- Holidays and Celebrations
Halloween, Valentine's Day, and Parade Solutions for Kids Who Can't Have Candy
Children Who Can't Have Sugar
My 3 year old son is on the Specific Carbohydrate Diet and can’t eat sugar. A boy in my daughter’s kindergarten class is diabetic and has serious limitations on the amount of carbohydrates (read: sugars) he can eat. Another friend of mine can’t have anything with food coloring in it; she sadly misses out on the joys of things like Skittles and those addictive candy pumpkins – more on her later. Candy is hard on kids with braces. Sugary candy is also hard on normal kids who should be sleeping at night instead of bouncing off the walls! So, no matter who you are, I’m guessing there is a child in your life that could benefit from an alternative to the mountains of candy consumed on these holidays!
Last Year's Mistake:
I didn’t get rid of the candy after I bought it from the kids. This year I am sending it to work with my husband. Last year I kept it in a bag on a high shelf in the kitchen. My daughter asked about it often because she could see it, and I think she regretted her decision to sell it to us because she chose not to sell us her 4th of July parade candy. Live and learn.
Solution #1: Bribe Them With Something Else
We buy our son’s candy, and he gets to pick out something fun from the store with the earnings from his candy. After he finishes trick-or-treating, we help him count his candy. He gets a quarter for each piece. And when he starts getting more than 30-40 pieces of candy, I will reduce his earnings to a dime for each piece of candy :). This has worked out so well! The toy he picks out lasts much longer than the candy would have. Also, he still loves taking part in a holiday that would otherwise ostracize him. Last Halloween his sister also chose to sell us her candy.
Don't Want to Give Your Kids Cash?
Give them another incentive:
- Let them choose the movie or game for the next family night
- Let them choose what Mom/Dad will have to wear all day on Saturday. Dad's tie as Mom's hair bow? Purple fingernail polish on Dad? Ideas are limitless.
- Let them throw a cream pie at Dad (while Mom takes pictures :))
- Let them choose a “date” with Mom/Dad. For inexpensive or free ideas see this.
- Let them have a post-Halloween sleepover (send their candy home with their friends as a party favor!)
- If you have other creative ideas, please share them in the comments.
Halloween Hand Outs
What Will You Give Your Trick-or-Treaters?
Solution #2: The Switch Witch
I ran across a reference to this poem today on a TV show. I LOVE it!! Unfortunately, it won’t work for us because we have already instituted buy-whatever-toy-you-want-with-your-candy-earnings. Here’s the poem (and the link where I found it):
The Switch Witch
Have you heard of the Switch Witch,
who loves Halloween?
She comes for the leftover candy
She's the nicest - but sneakiest -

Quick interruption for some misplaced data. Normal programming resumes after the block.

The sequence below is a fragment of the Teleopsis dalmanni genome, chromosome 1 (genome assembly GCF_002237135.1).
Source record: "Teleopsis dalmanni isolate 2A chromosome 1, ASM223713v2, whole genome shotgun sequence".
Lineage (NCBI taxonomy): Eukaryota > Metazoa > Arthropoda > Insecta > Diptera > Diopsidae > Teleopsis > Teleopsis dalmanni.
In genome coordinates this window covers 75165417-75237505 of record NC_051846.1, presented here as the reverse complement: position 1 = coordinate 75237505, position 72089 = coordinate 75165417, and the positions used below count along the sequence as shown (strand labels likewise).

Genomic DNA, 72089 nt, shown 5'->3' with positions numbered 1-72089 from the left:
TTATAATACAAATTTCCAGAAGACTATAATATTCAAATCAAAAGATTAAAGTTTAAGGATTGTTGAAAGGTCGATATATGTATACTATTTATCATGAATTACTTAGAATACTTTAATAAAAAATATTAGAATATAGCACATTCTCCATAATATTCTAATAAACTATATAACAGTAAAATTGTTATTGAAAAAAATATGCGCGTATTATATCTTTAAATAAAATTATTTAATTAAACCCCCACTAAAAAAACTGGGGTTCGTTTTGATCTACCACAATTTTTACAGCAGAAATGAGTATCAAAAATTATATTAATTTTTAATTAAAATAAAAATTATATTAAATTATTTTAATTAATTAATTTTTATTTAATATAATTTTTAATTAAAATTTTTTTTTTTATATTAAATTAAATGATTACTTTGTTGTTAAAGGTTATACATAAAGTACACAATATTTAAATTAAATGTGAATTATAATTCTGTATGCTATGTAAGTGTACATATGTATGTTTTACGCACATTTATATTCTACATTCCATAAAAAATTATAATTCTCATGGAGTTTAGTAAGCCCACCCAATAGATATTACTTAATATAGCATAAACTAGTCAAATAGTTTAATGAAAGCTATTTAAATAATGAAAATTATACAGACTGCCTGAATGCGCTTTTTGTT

witch of her kind,
she swipes up candies and sweets
and leaves presents behind!
She swoops from doorstep to doorstep
on a long violet broom -
her black cat rides on the back
since there's plenty of room.
She's keeps all her magic
in her tall skinny hat.
She trades you - and then - she flies off!
Just like that!
So take your leftover candy
- set it out by the door
and in the morning you'll find
what she traded you for!
The “witch” takes the candy in the night and trades it for something she knows her daughters will love – books, fun socks, stickers, etc. I think this is a brilliant idea. Although, my daughter is deathly afraid of witches, so teaching her that one is coming to take her candy and leave her a gift is another reason we won’t be implementing this idea.
Solution #3: Swap Candy for Candy
I mentioned earlier that my friend can’t have food coloring. When she was little, her parents bought Hershey’s chocolates to give out on Halloween. This is one of the candies she was able to eat. When she came home from trick-or-treating, she would trade any of the candy she received for a Hershey’s bar. The candy she got from neighbors immediately went into the bowl to be distributed to future trick-or-treaters. Win-win.
For Health Conscious Neighbors Who Don’t Want to Hand Out Candy
This is becoming a trend, so I hope I’m not beating a dead horse here by adding in these ideas. If you don’t want to hand out candy, don’t! You have options!
- Stickers. The ones on the roll are going to be the cheapest, you can just tear off one or two for each child who comes to the door. If you buy the sheets it is much harder to figure out how to distribute them.
- Halloween pencils or erasers.
- Glow sticks. A pack of 100 is $9.00 on Amazon. My kids LOVE these!
We have the best neighbors ever. I’m not kidding. I’m not saying you should do what they did for us because it can either be expensive or time consuming. I’m basically just putting this in here to brag on our neighbors. One neighbor had treats for the unknown trick-or-treaters, but when my kids came she gave them each a stuffed toy from the dollar store. They were beyond excited. Another neighbor gave my son a banana with a decorated Kleenex on it that made him a ghost. I love them. They made our night.
To be honest, I don't think my son even cares if he gets sweets. I am the one who somehow thinks he is being deprived if he doesn't have something sweet to eat. Here is my new favorite:
2 C almonds
1/3 C honey
Melt honey in a medium sized bowl for 10-15 seconds until it is runny. Stir in the almonds. Spread out on a parchment lined cookie sheet and sprinkle with sea salt. Bake at 375 for about 20 minutes, stir every 4-5 minutes so they don't burn. They will still be sticky. Let them cool completely, break them up and store them in an airtight container. This recipe basically came from hers.